Wednesday, 28 December 2011

At the End of (another) Mahler Year...

... I find myself on a reasonably lengthy railway journey. Having foolishly packed books and my iPod in an inaccesible suitcase, more or less the only amusement - relatively speaking - available is my laptop. Or, of course, whatever I still can muster in my head. Any regular readers may recall a distinct lack of enthusiasm for this year's - and last year's - Mahler anniversaries. I shall not rehearse the arguments now, other than to say that a greater tribute would have been a period of silence; Mahler is a composer I love dearly, perhaps too dearly, but the last thing he needed was a further run of unnecessary performances. (Lorin Maazel... No, I shall stop myself there.) I decided a little earlier en route to set myself a logical puzzle. Not to recommend a favourite recorded version of each symphony, but something a little different: to select a favoured set, with no more than one performance per conductor. Trying to do the same with respect to orchestras proved too much. Doubtless I should change my mind tomorrow, but here are the results, with Amazon links for any who might be interested.

1: Bavarian Radio Symphony Orchestra/Rafael Kubelík

2: Bavarian Radio Symphony Orchestra/Otto Klemperer

3: London Symphony Orchestra/Jascha Horenstein

4: London Philharmonic Orchestra/Klaus Tennstedt

5: Vienna Philharmonic Orchestra/Leonard Bernstein

6: WDR Symphony Orchestra, Cologne/Dmitri Mitropoulos

7: Staatskapelle Berlin/Daniel Barenboim

8: Staatskapelle Berlin/Pierre Boulez

Das Lied von der Erde: Vienna Philharmonic Orchestra/Bruno Walter

9: Berlin Philharmonic Orchestra/Sir John Barbirolli

10: Berlin Symphony Orchestra/Kurt Sanderling

Please feel free to comment/to tear apart, and/or to suggest alternative lists.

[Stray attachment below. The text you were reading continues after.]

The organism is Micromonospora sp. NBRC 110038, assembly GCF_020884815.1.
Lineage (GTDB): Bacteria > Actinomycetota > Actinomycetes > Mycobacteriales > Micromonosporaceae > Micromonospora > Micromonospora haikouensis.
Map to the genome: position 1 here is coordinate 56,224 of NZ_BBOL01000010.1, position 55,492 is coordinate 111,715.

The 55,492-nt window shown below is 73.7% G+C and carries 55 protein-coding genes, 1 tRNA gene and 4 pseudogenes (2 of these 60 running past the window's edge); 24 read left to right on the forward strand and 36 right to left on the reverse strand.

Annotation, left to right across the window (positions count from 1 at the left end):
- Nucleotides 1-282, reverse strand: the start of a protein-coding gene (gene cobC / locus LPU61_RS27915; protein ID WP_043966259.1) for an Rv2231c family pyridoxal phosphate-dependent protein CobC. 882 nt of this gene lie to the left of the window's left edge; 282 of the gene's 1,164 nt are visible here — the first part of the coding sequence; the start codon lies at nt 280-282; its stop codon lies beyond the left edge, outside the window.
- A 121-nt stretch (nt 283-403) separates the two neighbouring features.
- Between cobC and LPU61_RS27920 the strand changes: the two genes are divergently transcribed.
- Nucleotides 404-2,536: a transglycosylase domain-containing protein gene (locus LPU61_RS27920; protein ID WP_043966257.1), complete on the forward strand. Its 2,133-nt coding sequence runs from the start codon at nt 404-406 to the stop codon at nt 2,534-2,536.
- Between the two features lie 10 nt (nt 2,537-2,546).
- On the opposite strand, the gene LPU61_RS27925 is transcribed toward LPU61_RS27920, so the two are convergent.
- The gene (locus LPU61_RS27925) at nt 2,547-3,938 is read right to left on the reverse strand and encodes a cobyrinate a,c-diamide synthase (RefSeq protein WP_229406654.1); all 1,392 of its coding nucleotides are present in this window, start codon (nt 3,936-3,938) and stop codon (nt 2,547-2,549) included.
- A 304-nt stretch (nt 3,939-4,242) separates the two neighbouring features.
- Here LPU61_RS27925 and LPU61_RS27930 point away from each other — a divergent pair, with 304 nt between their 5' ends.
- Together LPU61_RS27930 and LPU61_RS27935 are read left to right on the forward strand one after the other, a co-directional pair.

May next year bring fewer and superior Mahler performances...


Doundou Tchil said...

Sad, isn't it, that this anniversary has brought forth such pointless performances, so many dreadful books and so much hype that Mahler's cause has been set back decades, just as it was on the verge of reaching new heights. Sadder still, those who have come to Mahler this year think that Mahlerkugeln is the only way to go.

Théo Bélaud said...

Hi Mark,
My main disagrees are on the 4th, 5th and the Lied von der Erde. In the later case, I always thought Klemperer's Philharmonia could never be compared here to any other orchestra, and that Ludwig wouldn't either compare to anyone in the Abschied. This is just about technical, sound and formal quality, Klemperer's line being so much clearer for me than Walter's or Bernstein's.

I'm afraid my objection about the 4th and 5th symphonies is somewhat more philosophical. For me both Tennstedt and Bernstein, though so much more brillant than conductors trying to imitate them now, still hold a responsability in what standard, heavy, noisy and almost psychedelic mess Mahler'sinterpretation has become. I've loved it at some time but it sounds all too sophisticated to me now (actually, I would have reacted a little more softly if you had switched those two symphonies award, giving the Fouth to Bernstein/Concertgebouw and the 5th to Tennstedt !).
I guess this has a lot to do with the fact I and some other people enjoyed that much Gergiev's cycle - apart from his very standard 3rd, though)...